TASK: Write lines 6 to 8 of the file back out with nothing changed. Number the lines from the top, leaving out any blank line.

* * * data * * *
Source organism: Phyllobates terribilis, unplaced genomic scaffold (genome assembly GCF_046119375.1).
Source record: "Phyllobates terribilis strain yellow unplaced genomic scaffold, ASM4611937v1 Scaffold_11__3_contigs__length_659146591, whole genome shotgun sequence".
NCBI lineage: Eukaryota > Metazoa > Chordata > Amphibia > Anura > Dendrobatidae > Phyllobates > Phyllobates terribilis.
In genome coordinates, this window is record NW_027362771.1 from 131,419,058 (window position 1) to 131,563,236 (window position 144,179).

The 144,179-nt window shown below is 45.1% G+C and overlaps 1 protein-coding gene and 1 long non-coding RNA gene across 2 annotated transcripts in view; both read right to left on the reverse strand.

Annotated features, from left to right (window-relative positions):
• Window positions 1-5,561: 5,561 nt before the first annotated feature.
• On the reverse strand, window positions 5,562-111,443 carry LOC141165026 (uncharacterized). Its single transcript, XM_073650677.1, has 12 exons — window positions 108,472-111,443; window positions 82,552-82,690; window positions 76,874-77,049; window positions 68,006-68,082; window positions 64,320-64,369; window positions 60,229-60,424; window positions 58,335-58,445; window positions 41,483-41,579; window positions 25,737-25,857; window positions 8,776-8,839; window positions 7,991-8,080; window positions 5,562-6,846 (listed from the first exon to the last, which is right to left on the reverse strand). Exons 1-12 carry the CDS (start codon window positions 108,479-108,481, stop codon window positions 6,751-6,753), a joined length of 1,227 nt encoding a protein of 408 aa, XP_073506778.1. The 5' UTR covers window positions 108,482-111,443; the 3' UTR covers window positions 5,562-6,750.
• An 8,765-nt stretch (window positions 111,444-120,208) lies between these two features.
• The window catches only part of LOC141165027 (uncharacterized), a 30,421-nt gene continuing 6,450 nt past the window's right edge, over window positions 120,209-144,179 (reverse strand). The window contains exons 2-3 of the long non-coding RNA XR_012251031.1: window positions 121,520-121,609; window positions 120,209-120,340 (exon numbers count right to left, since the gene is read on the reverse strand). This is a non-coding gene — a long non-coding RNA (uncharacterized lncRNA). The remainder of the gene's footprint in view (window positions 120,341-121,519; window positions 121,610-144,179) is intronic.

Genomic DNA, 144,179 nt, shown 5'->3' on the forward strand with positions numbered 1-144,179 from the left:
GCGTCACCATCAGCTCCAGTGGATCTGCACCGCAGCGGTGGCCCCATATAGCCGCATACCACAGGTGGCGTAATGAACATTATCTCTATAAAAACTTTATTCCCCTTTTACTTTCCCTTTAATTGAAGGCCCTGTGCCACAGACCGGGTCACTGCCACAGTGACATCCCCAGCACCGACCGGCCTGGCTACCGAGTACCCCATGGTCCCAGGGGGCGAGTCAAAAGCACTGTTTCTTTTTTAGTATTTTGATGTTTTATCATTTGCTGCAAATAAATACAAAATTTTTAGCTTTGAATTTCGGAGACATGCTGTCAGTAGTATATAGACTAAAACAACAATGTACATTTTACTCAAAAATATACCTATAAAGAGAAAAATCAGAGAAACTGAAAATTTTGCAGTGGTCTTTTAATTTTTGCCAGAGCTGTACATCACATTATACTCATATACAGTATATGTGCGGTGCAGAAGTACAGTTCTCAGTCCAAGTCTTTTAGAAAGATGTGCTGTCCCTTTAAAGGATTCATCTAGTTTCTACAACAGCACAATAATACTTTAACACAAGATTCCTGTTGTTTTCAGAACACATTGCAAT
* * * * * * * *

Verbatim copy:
Annotated features, from left to right (window-relative positions):
• Window positions 1-5,561: 5,561 nt before the first annotated feature.
• On the reverse strand, window positions 5,562-111,443 carry LOC141165026 (uncharacterized). Its single transcript, XM_073650677.1, has 12 exons — window positions 108,472-111,443; window positions 82,552-82,690; window positions 76,874-77,049; window positions 68,006-68,082; window positions 64,320-64,369; window positions 60,229-60,424; window positions 58,335-58,445; window positions 41,483-41,579; window positions 25,737-25,857; window positions 8,776-8,839; window positions 7,991-8,080; window positions 5,562-6,846 (listed from the first exon to the last, which is right to left on the reverse strand). Exons 1-12 carry the CDS (start codon window positions 108,479-108,481, stop codon window positions 6,751-6,753), a joined length of 1,227 nt encoding a protein of 408 aa, XP_073506778.1. The 5' UTR covers window positions 108,482-111,443; the 3' UTR covers window positions 5,562-6,750.